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Genderization and Links with Illegal Armed Groups in Colombia


Onofre, Darío Reynaldo Muñoz. 2014. "Genderization and Links with Illegal Armed Groups in Colombia." In Psychosocial Approaches to Peace-Building in Colombia, edited by Stella Sacipa-Rodriguez and Maritza Montero, 121-36. Cham: Springer International Publishing.

Author: Darîo Reynaldo Muñoz


This chapter presents qualitative research results on the relationship between gender socialization (genderization) and the joining of illegal armed groups in Colombia, through narratives of 21 male and 13 female ex-combatant guerrillas and paramilitaries, obtained through focus groups, in-depth interviews, and field diaries. The analytical perspective includes: constructionist social psychology, the theory of gender performativity and perspectives from technologies of the self. The results show how certain gender patterns normalized during infancy socialization have a bearing on the future possibility of joining armed groups. They also show how participation in these groups strengthens belligerent subjectivities. The conclusions suggest psychosocial keys for disarmament, demobilization, and reintegration processes, from an ethical–political perspective which combines gender and cultures of peace.

Keywords: gender patterns, gender socialization, guerrillas, para-military troops, demobilization, disarmament, reintegration, children, ethical-political perspective

Topics: Combatants, DDR, Gender, Military Forces & Armed Groups, Paramilitaries, Non-state Armed Groups, Peacebuilding Regions: Americas, South America Countries: Colombia

Year: 2014

“Femininity” and “Memory” in Disarmament, Demobilisation, and Reintegration Programmes in Colombia


Gindele, Rebecca, and Gustavo Rojas Páez. 2016. “’Femininity’ and ‘Memory’ in Disarmament, Demobilisation, and Reintegration Programmes in Colombia.” In Retos y Perspectivas de la Política Criminal, edited by Marcela Gutiérrez Quevedo and Ana Lucía Moncayo Albornoz, 211-36. Bogotá: Universidad Externado de Colombia.

Authors: Rebecca Gindele, Gustavo Rojas Páez


This article seeks to show the ways in which DDR programmes have an impact on the construction of the memory of female ex-combatants of guerrilla groups in Colombia. The article revolves around the following question: To what extent, the discourse on reintegration and participation surrounding the official frameworks of memory are adequate to the task of making visible the voices of female ex-combatants who participated in guerrilla organizations? In addressing this question, the article highlights two influential aspects in the construction of memory of women who were part of Colombia’s armed conflict as guerrilla fighters. On the one hand, women want to remember their experiences as combatants, and, on the other hand, in the phase of “reintegration” to civil life, women are confronted with expectations on femininity, which traverse their identity. The article suggests that it is important to broaden the analytical frameworks that define the role of the formation of memory of ex-combatants and take into account, the processes of agency advanced by former female fighters and their role as political subjects.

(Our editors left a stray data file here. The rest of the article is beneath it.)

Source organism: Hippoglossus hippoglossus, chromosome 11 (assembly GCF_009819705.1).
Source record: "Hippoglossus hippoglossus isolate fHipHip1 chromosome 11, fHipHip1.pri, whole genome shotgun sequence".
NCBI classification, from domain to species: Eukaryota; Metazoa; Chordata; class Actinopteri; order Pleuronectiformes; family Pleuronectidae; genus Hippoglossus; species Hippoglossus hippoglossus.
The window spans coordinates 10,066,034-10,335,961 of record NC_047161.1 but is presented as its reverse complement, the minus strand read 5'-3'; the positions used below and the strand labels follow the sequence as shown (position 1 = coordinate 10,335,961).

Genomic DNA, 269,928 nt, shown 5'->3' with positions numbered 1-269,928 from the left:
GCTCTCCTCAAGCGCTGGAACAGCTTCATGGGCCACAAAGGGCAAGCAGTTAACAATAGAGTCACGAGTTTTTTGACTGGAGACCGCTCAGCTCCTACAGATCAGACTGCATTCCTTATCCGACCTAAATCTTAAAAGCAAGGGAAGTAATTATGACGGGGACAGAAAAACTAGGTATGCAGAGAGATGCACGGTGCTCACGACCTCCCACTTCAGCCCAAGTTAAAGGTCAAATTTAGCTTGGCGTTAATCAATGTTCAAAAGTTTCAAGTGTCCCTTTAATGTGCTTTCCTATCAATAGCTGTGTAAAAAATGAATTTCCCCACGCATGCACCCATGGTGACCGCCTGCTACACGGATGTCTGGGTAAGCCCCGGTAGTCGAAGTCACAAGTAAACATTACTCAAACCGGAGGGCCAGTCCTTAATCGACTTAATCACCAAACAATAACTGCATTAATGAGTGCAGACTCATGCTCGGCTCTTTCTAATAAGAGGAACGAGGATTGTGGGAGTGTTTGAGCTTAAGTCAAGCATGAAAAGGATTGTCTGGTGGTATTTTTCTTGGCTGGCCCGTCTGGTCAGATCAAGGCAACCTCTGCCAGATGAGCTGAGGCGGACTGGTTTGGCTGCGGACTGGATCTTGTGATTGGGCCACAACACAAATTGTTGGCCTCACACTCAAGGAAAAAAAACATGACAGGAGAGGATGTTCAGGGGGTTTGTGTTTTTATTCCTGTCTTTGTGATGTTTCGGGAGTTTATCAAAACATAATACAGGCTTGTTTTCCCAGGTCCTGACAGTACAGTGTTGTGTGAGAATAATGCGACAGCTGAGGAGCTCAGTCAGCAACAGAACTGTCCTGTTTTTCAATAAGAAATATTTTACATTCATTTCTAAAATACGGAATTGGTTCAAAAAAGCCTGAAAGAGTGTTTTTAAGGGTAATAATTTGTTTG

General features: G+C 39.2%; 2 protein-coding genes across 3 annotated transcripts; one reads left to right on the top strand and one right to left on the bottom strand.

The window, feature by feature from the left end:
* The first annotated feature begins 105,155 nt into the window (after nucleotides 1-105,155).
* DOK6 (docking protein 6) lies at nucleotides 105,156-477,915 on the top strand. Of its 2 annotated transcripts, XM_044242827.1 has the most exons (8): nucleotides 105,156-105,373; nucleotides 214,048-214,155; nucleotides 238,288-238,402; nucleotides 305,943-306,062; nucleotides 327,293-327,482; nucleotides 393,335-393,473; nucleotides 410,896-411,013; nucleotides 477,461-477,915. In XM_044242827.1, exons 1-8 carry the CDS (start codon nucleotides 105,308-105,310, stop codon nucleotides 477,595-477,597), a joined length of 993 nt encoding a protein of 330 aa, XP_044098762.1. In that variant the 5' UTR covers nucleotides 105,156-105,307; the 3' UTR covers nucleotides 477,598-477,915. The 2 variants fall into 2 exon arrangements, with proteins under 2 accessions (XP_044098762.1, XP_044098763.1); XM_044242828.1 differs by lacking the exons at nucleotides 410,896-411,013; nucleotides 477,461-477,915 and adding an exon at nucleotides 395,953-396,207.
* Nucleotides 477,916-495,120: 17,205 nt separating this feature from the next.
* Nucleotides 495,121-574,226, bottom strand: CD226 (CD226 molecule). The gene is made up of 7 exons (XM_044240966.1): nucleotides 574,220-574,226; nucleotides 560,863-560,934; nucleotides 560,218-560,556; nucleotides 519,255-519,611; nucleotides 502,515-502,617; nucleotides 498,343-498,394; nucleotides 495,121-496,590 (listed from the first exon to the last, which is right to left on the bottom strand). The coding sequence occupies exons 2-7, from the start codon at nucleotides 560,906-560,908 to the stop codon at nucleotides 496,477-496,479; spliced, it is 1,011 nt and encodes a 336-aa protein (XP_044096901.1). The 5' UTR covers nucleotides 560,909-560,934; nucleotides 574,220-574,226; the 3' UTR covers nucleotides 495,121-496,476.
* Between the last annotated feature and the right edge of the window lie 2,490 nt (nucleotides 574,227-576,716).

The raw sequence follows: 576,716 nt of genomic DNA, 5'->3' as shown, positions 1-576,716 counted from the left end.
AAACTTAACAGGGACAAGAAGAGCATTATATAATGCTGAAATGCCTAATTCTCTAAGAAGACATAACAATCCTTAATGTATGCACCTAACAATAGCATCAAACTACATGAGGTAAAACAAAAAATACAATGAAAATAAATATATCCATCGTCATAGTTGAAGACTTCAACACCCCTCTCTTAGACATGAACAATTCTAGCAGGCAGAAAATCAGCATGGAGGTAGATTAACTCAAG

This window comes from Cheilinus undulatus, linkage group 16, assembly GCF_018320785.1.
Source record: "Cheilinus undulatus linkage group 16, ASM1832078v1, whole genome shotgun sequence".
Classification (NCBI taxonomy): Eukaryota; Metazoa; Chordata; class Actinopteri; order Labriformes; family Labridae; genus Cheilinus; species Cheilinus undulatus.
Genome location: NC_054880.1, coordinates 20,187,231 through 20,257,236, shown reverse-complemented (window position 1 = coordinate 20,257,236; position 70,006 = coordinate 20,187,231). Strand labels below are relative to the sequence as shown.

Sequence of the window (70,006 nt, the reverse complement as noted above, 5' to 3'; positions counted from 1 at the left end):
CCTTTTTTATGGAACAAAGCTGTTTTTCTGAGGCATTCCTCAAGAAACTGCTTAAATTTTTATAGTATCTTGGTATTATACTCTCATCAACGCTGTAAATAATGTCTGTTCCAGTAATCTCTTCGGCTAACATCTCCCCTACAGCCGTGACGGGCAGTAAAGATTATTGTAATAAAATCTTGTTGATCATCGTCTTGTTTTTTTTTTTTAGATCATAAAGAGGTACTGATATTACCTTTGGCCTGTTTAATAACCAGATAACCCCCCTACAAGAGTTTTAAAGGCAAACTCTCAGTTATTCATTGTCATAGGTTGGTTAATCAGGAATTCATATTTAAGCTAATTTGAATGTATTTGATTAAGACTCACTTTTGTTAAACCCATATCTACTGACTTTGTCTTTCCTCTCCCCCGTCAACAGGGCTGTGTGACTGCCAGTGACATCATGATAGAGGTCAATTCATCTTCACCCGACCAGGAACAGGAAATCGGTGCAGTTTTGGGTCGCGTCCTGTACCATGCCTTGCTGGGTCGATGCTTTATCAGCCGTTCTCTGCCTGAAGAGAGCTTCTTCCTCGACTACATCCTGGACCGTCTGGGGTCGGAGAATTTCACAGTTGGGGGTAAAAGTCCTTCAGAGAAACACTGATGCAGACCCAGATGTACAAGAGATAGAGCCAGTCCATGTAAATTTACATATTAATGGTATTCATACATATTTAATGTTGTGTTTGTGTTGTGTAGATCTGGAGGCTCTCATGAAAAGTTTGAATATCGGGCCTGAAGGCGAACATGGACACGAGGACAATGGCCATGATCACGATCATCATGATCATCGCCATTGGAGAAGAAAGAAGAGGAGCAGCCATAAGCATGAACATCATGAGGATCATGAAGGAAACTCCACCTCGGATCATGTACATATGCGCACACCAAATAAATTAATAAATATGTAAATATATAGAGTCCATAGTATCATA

Este escrito busca destacar cómo los procesos de Desarme, Desmovilización, y Reintegración (DDR) tienen un impacto en la construcción de la memoria de las mujeres excombatientes en Colombia. El escrito da cuenta de dos aspectos que influyen la construcción de la memoria de mujeres que participaron en el conflicto armado con grupos guerrilleros en distintos contextos. En primer lugar, las mujeres desean recordar y contar sus vivencias como combatientes. De lo anterior surge la pregunta ¿hasta qué punto el discurso de la reintegración y la participación en la paz permiten visibilizar las voces de estas mujeres dentro de los marcos oficiales de la memoria del conflicto? En segundo lugar, nuestra indagación explora las formas como las excombatientes afrontan las transformaciones de identidad y las construcciones de feminidades, dentro de los grupos armados y en la reintegración, cuando la sociedad exige los criterios establecidos de feminidad. El capítulo sugiere que es importante ampliar los marcos analíticos sobre la memoria de las mujeres excombatientes y dar cuenta de distintos procesos de agencia desarrollados por ellas como sujetos políticos. 


Keywords: identity, femininity, memory, gender, DDR, transitional justice, identidad, feminidad, memoria, justicia transicional, gênero

Topics: Combatants, Female Combatants, DDR, Gender, Women, Femininity/ies, Military Forces & Armed Groups Regions: Americas, South America Countries: Colombia

Year: 2016

Leaving War and the Closet? Exploring the Varied Experiences of LGBT Ex-Combatants in Colombia


Thylin, Theresia. 2018. “Leaving War and the Closet? Exploring the Varied Experiences of LGBT Ex-Combatants in Colombia.” Kvinder, Køn & Forskning 27 (2-3): 97-109.

Author: Theresia Thylin


Disarmament, Demobilization and Reintegration (DDR) programmes have been acknowledged as a crucial part of peacebuilding initiatives and the importance of ensuring that they are gender responsive has been increasingly recognized by the international community. However, policy guidance has failed to include ex-combatants who do not conform to a narrow, binary understanding of gender and make no reference to sexual and gender minorities. Similarly, LGBT excombatants have been overlooked by scholars and very little is known of their experiences as they transition to civilian life. This article explores the varied experiences of LGBT ex-combatants who have been part of three different armed groups in Colombia. Using semi-structured interviews with ex-combatants from the Revolutionary Armed Forces of Colombia (FARC), the 19th of April Movement (M-19) and the United Self-Defenders of Colombia (AUC), this article shows how DDR processes may generate significant and rapid transformations for sexual and gender minorities. The article also outlines particular challenges faced by LGBT ex-combatants. In conclusion, I argue that policy makers and researchers should incorporate a gender perspective in DDR that moves beyond a narrow, binary understanding of gender in order to respond to the needs, ensure the participation, and protect the rights of LGBT ex-combatants.